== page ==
Lamborghini calls it the Murcielago.

After a weekend behind the wheel of one, we call it a $273,000, two-seat taxi.

It may do zero to 60 m.p.h. in the blink of an eye (just over 3 seconds) thanks to its 6.2-liter, 575-horsepower, 48-valve V-12 engine, but considering there’s nowhere for a $273,000 Italian sculpture on wheels to hide after a 3-second jaunt to 60, we mostly took several trips at close to the speed limit.

OK, maybe one or two ventures onto the open road in the wee hours were less close to the speed limit, but most of the time we chauffeured admirers up and down the block while Mom and Dad ran for the camera.

Murcielago’s claim to fame, other than being named for a Spanish bull, is that it takes the title of world’s fastest production car with a top speed of more than 205 m.p.h.

That title had been held by the Lamborghini Diablo that Murcielago replaced for ’02. Diablo was able to reach only 200 m.p.h., but it was the first production road car to hit that.

Since the speedometer was in kilo-meters and our hamlet’s police chief frowns on those who violate posted orders, we’ll take Lamborghini’s word for Murcielago’s prowess.

Only about 140 will be imported to the U.S. in the next year, about the number of people able to lift the scissor-type doors, take a very deep breath and slip behind the wheel into the snug, form-fitting cabin.

Before turning the key, an adventure in itself, you must examine all the buttons. There are those that turn traction control on/off; power the mirrors against the body so they aren’t clipped in a carwash (as if you would take a $273,000 work of art through an assembly-line bath); raise the air intakes from the rear quarter flanks to cool the engine; and raise the front a few more inches off the pavement to avoid scraping the undercarriage if you attempt to motor up an incline.

Considering the low-slung Murcielago that rests on wide-profile 18-inch radials sits, at best guess, about half inch off the ground, you’ll want to master the button that raises the front end.

As for the ignition key, to prevent midnight shoppers from tooling away with your $273,000 prize, the ignition and fuel flow are disarmed when the key is removed from the ignition for a minute or more. To start again, you must first push a button on the key fob to rearm those systems.

The V-12 propels the Murcielago like a bolt of lightning, appropriate because the V-12 sounds much like that bolt as well. Roar, not purr.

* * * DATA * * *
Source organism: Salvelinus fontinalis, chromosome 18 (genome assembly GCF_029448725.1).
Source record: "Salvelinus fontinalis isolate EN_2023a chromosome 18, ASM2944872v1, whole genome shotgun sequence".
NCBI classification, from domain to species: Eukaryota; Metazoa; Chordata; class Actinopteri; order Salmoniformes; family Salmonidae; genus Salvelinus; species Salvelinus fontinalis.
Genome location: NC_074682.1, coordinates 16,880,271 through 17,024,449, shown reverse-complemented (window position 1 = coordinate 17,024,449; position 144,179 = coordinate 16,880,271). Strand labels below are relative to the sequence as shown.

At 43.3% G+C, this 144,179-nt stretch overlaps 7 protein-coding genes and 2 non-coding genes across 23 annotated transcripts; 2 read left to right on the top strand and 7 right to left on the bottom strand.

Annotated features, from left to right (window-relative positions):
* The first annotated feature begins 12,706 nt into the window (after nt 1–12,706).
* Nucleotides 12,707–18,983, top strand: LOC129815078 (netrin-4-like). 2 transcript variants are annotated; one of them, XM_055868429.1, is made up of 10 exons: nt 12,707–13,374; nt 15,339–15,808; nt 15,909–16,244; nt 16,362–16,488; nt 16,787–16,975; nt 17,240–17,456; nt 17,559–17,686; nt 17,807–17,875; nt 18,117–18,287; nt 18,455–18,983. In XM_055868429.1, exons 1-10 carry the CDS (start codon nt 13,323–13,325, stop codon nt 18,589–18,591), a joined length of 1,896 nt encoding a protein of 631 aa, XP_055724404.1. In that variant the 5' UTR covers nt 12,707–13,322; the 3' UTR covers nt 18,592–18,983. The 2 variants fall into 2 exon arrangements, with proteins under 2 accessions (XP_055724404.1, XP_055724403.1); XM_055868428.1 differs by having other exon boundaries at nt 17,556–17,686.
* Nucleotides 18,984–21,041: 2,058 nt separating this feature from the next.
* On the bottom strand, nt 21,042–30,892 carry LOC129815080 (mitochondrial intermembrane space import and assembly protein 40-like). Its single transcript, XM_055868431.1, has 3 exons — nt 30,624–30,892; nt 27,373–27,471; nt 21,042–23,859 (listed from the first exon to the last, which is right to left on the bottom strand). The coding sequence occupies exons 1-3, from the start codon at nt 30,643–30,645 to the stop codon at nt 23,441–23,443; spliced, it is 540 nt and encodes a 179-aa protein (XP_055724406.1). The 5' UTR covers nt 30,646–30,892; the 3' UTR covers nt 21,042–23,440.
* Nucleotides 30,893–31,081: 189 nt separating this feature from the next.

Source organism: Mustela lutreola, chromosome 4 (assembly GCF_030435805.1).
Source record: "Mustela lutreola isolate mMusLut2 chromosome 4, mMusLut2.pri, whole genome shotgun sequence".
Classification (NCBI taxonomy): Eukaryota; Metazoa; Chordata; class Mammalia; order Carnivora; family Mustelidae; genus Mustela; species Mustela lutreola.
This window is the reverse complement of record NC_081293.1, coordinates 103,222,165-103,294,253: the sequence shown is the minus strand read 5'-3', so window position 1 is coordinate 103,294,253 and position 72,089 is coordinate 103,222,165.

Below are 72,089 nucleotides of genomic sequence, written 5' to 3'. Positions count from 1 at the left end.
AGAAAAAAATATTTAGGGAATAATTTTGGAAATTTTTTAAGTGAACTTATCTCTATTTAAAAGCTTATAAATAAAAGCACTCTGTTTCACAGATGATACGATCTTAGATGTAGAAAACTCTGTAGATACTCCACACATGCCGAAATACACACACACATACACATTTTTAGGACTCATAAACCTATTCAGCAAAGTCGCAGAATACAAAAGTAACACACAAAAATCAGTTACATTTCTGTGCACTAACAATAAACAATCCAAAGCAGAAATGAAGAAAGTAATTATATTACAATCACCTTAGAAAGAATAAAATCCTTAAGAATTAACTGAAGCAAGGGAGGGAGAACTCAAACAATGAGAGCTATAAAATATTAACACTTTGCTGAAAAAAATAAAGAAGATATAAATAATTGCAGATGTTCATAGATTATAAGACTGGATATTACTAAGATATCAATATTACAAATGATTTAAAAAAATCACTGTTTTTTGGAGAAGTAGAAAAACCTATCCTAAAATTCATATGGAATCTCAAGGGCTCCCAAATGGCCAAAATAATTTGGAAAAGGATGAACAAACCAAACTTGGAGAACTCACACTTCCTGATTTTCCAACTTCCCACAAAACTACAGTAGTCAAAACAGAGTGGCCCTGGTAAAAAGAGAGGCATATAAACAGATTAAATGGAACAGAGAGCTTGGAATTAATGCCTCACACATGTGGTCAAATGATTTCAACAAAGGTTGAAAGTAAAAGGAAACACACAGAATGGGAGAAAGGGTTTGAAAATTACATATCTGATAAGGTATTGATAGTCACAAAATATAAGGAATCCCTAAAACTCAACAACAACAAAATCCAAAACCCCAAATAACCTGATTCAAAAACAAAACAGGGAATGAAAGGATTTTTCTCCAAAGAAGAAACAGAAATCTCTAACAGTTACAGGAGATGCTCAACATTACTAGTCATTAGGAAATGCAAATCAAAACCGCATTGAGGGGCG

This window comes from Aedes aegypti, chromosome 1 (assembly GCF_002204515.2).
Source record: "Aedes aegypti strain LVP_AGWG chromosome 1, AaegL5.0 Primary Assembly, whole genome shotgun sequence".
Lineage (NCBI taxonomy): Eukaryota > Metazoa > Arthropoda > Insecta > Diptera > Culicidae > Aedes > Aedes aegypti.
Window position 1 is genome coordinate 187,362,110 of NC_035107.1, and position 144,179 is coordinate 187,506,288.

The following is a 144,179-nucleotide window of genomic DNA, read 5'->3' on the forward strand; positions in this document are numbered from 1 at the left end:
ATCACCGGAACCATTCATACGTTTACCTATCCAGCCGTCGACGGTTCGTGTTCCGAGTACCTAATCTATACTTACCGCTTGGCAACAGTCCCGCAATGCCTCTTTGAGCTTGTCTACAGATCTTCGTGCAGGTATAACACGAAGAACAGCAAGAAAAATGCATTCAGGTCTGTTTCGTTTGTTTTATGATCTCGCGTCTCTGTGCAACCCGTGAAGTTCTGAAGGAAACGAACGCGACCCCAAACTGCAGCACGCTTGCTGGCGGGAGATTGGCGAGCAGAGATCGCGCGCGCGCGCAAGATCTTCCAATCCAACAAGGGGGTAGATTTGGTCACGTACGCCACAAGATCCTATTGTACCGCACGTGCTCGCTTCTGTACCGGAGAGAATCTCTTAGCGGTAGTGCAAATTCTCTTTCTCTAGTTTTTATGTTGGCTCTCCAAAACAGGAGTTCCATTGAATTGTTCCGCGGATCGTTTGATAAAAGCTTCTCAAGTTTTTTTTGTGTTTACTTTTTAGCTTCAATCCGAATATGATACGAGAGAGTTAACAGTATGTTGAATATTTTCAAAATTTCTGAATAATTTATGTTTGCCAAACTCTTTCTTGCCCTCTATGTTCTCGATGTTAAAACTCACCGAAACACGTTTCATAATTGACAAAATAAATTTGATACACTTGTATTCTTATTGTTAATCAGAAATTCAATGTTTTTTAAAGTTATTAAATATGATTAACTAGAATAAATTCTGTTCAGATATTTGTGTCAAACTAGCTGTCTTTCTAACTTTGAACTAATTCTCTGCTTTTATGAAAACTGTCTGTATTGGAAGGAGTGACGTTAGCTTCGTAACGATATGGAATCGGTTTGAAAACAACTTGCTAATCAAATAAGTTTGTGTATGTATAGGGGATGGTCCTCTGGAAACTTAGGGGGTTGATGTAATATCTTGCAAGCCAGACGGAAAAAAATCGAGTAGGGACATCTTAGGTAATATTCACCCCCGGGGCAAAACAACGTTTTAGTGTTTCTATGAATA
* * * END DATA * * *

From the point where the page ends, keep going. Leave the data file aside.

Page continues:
The price of quickness is comfort. This is a no-pain, no-gain exotic that requires some sacrifice. Center console buttons let you adjust the suspension from soft to firm, though after a jaunt in soft, we suspect continuing in firm would require a mouthpiece. We also suspect the suspension is the reason no cupholder is offered.

While the suspension is stiff, the 6-speed gated manual is surprisingly smooth.

Good points: Carbon body with steel roof and doors; full-time all-wheel-drive, a necessity for a vehicle capable of speeds in excess of 200 m.p.h.; being the only one on the block with one, unless your neighbors are professional athletes, members of a rock band, talk-show hosts or ranking Republicans; and being able to say, “Be there in a second” without exaggerating.

Bad points: Getting in/out of the scissor-type doors without bruising the melon; getting in/out of the slender bucket seats without bruising whatever; watching the fuel gauge for the 26-gallon tank move faster than most American cars (9 m.p.g. city/13 m.p.g. highway or about 5 m.p.g. less city and highway than the Ford Expedition sport-utility vehicle pictured on the environmentalists’ wanted poster).

Lamborghini boasts that an exotic sports car with scissor-type doors capable of raising its front end off the ground, raising its air intakes to cool the engine and raising its rear sp iler to keep the tail planted at high speed is “free of superfluous ornamentation.” Translation: no cupholder.

As noted, the Murcielago starts at $273,000, which includes a $7,700 gas-guzzler tax. Add freight at $1,300. And you’ll have to pay a luxury tax of 3 percent of the transaction price that exceeds $40,000, or $6,990.

Only options are metallic paint at $2,500 and a navigation system at $3,750, though it’s hard to believe anyone with $273,000 to spend does not know where he or she is going.

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